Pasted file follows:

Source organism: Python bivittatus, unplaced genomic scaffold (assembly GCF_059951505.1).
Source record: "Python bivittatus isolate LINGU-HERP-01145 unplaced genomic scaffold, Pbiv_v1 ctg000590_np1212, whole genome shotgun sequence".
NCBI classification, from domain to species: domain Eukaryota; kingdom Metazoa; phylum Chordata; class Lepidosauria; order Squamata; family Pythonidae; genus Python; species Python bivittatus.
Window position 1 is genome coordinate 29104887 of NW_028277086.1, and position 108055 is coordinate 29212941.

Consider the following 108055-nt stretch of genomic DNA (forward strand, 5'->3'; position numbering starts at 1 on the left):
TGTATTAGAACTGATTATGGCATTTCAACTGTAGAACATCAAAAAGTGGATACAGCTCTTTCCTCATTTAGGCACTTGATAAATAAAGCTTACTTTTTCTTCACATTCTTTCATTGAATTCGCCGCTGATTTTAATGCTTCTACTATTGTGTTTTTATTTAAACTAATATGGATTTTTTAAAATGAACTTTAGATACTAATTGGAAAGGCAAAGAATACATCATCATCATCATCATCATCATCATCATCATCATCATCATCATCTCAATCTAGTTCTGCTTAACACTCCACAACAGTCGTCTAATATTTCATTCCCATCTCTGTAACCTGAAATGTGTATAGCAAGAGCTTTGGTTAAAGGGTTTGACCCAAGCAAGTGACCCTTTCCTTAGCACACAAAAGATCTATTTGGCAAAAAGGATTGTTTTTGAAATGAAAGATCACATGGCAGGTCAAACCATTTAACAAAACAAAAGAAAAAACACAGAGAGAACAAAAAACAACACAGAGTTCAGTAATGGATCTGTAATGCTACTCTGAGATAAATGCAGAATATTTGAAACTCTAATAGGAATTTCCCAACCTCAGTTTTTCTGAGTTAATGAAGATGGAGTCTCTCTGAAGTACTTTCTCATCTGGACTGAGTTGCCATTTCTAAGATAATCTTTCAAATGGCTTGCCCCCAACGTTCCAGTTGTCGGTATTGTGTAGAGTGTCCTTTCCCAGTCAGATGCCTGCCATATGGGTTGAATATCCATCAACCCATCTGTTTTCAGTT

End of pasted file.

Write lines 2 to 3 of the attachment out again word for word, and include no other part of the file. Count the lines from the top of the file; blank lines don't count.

Source record: "Python bivittatus isolate LINGU-HERP-01145 unplaced genomic scaffold, Pbiv_v1 ctg000590_np1212, whole genome shotgun sequence".
NCBI classification, from domain to species: domain Eukaryota; kingdom Metazoa; phylum Chordata; class Lepidosauria; order Squamata; family Pythonidae; genus Python; species Python bivittatus.